Or Anywhere For That Matter
By: Allison Coccia
The idea of public banking has been around for centuries, but recent political landscape changes and the legalization of cannabis have brought the issue to the forefront. There is talk that a handful of Pennsylvania legislators may be interested in exploring the idea of forming a state or “public bank.”
A public bank is a state or government owned bank funded by taxpayer dollars. There is only one currently in existence in the continental United States. Formed in 1919, the Bank of North Dakota has existed for 100 years. Originally formed in a populist wave, it was created to promote economic development, but mostly to shield the state’s farmers from predatory lending practices. Today, the bank takes great steps
not to compete with other financial institutions and is largely a bankers’ bank funded by the fossil fuel industry.
“We do not advocate the use of this model elsewhere.”1 – Eric Hardmeyer, President and Chief Executive of the Bank of North Dakota.
Yes, you read the quote correctly. The quote is from a 2013 New York Times op ed written by Eric Hardmeyer, the Bank of North Dakota’s President and CEO. Even the President and CEO of the only existing public bank in the US does not think it is a viable option in any other place.
According to a study on public banking by the State of California,” approximately 29 public banks were chartered and operated between 1917 and 2017. All public banks have ceased to exist either by regulatory order, financial failure, or the state or municipality closing the public bank, with the sole exceptions of the Bank of North Dakota and the recently approved American Samoa Bank.”2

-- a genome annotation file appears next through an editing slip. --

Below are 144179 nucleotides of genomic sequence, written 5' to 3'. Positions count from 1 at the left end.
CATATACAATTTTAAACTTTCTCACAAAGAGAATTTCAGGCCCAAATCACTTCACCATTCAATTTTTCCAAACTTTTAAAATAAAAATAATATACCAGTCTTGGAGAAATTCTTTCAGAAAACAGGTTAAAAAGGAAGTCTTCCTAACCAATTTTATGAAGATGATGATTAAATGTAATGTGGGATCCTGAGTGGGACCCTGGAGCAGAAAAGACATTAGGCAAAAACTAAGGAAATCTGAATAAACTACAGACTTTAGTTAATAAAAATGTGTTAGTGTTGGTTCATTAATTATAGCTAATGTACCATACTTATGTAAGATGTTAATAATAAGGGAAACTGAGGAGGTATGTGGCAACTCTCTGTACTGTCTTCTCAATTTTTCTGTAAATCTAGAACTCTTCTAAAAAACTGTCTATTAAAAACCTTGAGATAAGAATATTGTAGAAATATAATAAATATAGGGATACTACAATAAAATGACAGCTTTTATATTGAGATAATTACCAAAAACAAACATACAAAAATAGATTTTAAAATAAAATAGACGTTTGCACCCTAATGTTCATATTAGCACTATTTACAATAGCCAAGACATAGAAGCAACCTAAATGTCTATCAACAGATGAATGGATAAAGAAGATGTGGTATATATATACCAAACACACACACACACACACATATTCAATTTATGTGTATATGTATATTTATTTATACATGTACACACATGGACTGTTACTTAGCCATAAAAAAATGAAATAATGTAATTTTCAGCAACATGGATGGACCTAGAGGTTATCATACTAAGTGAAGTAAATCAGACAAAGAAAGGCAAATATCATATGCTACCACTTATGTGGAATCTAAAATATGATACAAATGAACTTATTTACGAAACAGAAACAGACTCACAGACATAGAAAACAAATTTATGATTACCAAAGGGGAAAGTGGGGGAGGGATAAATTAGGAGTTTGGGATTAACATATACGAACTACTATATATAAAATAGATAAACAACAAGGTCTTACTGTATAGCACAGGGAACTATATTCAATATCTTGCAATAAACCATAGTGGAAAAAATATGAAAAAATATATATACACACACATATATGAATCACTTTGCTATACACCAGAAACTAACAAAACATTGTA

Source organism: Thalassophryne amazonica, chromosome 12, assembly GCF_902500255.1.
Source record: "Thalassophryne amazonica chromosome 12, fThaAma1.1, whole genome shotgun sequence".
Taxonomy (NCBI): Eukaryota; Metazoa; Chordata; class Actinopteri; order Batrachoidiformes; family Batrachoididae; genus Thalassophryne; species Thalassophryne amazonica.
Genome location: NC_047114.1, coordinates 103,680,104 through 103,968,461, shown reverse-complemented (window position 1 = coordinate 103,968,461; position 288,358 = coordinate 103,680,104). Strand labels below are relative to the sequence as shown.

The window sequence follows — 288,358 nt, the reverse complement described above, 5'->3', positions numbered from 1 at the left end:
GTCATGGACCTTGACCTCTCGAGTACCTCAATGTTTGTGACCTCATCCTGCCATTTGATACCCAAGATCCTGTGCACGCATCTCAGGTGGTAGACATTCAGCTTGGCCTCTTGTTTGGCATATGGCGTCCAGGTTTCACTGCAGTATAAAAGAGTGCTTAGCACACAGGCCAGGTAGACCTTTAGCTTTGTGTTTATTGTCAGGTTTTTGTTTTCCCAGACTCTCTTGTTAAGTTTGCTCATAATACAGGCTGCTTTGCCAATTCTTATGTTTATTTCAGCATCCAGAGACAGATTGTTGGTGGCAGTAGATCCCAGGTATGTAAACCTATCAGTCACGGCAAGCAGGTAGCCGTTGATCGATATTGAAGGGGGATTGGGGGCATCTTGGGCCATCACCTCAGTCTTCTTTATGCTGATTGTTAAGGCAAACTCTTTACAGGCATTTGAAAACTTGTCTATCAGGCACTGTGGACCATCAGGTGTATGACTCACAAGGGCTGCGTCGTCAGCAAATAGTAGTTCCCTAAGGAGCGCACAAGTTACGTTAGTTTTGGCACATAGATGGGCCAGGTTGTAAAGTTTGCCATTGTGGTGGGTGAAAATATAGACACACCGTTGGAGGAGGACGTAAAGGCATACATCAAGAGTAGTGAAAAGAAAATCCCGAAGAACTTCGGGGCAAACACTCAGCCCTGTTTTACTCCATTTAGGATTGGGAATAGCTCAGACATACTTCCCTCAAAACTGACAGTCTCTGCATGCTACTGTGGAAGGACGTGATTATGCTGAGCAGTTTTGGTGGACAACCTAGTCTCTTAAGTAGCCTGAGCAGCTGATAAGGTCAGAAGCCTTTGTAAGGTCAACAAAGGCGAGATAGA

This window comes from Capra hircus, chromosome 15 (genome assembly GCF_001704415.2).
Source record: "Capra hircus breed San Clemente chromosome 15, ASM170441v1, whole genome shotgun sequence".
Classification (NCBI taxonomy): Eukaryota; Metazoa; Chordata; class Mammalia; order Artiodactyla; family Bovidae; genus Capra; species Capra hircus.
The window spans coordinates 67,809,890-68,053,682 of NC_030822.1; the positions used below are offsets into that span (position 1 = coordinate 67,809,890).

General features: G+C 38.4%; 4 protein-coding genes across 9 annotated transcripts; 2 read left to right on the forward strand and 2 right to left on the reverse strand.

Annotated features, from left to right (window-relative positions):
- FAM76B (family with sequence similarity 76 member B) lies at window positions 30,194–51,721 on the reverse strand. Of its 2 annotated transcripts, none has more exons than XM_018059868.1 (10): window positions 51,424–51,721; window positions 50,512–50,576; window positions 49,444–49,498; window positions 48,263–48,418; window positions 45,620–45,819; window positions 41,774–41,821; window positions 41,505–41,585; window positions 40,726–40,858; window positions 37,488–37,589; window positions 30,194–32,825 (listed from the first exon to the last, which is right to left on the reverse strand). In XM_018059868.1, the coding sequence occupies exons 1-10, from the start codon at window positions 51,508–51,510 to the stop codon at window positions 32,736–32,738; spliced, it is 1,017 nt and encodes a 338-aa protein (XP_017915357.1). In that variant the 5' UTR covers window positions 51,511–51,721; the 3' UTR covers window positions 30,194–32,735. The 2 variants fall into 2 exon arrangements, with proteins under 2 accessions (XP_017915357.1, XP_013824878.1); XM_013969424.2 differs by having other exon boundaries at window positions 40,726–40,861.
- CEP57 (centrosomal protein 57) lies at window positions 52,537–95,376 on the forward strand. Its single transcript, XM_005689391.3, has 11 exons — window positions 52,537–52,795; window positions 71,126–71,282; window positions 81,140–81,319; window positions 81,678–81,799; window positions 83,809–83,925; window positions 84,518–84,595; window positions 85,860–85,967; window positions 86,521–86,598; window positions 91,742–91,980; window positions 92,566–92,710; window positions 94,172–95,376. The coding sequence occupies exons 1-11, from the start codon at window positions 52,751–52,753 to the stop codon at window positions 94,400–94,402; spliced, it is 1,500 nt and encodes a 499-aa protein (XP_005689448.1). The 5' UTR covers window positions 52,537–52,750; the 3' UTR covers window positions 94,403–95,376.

US cities, states and municipalities of all different sizes, from Vermont to California, have spent millions commissioning feasibility studies and instituting ballot measures exploring the formation of a public bank, ultimately concluding to reject the concept over and over again. Their careful study has revealed several concerns: its great risk to taxpayers; its lack of regulation and tendency to be subject to political influence/ control; and a demonstrated depression of productivity and economic growth.
VOTERS & EXPERTS REJECT PUBLIC BANKING TIME AND TIME AGAIN
As recently as December 2018, the California State Treasurer’s Office issued a scathing report as a result of their study on the feasibility of forming a State of California Public Bank to serve the Cannabis Industry, saying that such a move “would place state funds and workers at risk with no guarantee of success.”3
“Our conclusion is that no option for a public bank focused on the cannabis industry is feasible… A state-backed cannabis bank involves unacceptable degrees of legal, schedule, mission, and financial risks. Risk is internal and external, knowable and unknowable…All statebacked financial institution options should be rejected based on unacceptable risk levels, non-profitable financial forecasts, and an overall inability to achieve the desired objectives.”4